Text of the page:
Even more shocking is that the list of the president’s criminal associates is long: There’s Manafort and Cohen, but also former National-Security Adviser Michael Flynn, Manafort’s former deputy Rick Gates, and the former campaign foreign-policy hand George Papadopoulos. The president is either spectacularly corrupt, or he has a knack for choosing advisers who manage to find themselves on the wrong side of a legal system designed to protect people like them.

Prior to Manafort’s trial, Trump had all but urged the non-sequestered jury to nullify the charges—that is, refuse to convict, regardless of the evidence—because of Manafort’s membership in the same gilded class as the president, and their proximity to each other. Cohen pleaded guilty without going to trial, and he has broken with Trump since federal investigators raided his office, home, and hotel room in May. At the time, Trump called the raid “an attack on our country, in a true sense.”

Trump has tweeted that he thinks “the whole Manafort trial is very sad,” and that Manafort is “a good person.” In declaring that he thinks “it’s very sad what they’ve done to Paul Manafort,” the president sent the message to the jury that the federal government is engaged in an illegitimate prosecution. Convicting Manafort is a violation of the unwritten rules that protect people like him, and like Trump. The president went out of his way to persuade the jury not to convict Manafort, not because of what he did or didn’t do, but because of who he is.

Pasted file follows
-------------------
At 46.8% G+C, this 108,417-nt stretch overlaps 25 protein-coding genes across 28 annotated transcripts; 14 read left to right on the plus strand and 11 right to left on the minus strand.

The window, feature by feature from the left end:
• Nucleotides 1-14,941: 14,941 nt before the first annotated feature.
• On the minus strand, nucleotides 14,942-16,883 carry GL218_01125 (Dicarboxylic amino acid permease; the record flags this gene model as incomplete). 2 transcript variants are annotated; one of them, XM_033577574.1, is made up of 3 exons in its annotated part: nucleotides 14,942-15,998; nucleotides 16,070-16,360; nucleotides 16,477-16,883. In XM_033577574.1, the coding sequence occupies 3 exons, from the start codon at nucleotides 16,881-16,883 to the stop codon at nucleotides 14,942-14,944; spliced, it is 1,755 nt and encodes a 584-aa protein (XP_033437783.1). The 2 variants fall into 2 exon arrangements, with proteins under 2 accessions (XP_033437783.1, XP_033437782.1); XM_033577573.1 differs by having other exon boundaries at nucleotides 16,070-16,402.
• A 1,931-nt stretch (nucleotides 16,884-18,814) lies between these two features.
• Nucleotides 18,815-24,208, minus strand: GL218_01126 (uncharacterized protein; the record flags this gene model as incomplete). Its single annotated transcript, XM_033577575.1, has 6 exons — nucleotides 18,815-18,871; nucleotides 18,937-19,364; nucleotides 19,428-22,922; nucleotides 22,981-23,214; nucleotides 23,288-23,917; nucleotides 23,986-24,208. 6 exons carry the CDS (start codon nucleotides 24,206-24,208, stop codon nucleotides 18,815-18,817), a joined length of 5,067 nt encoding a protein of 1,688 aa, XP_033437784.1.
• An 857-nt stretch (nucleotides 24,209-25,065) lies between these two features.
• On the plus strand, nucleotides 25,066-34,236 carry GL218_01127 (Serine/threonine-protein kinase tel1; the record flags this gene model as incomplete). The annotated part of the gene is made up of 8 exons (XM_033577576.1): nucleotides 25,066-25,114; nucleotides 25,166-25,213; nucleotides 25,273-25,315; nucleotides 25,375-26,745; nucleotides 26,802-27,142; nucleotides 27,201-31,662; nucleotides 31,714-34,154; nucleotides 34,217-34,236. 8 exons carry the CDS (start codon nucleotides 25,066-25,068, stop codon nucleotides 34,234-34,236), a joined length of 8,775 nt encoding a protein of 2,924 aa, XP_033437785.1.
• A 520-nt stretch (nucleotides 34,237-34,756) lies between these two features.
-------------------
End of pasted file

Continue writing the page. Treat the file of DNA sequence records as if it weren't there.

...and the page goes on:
Manafort had ostentatiously flouted the law. It wasn’t simply that he had made his living influence peddling. He laundered millions through schemes so transparent prosecutors were able to document them easily in his indictment. His attempt to circumvent the judge’s gag order by ghostwriting an op-ed was foiled by the track-changes feature in his word processor. He even sought to tamper with witness testimony. When placed in solitary confinement, he bragged that he was being treated like a VIP. If Manafort’s schemes seem obvious and brazen, it is only because he had all the reason in the world to believe he would never be indicted for anything he did, let alone be convicted. And despite his conviction, the possibility that he will go free—either through a presidential pardon, or a successful appeal through a sympathetic judge—is far from remote.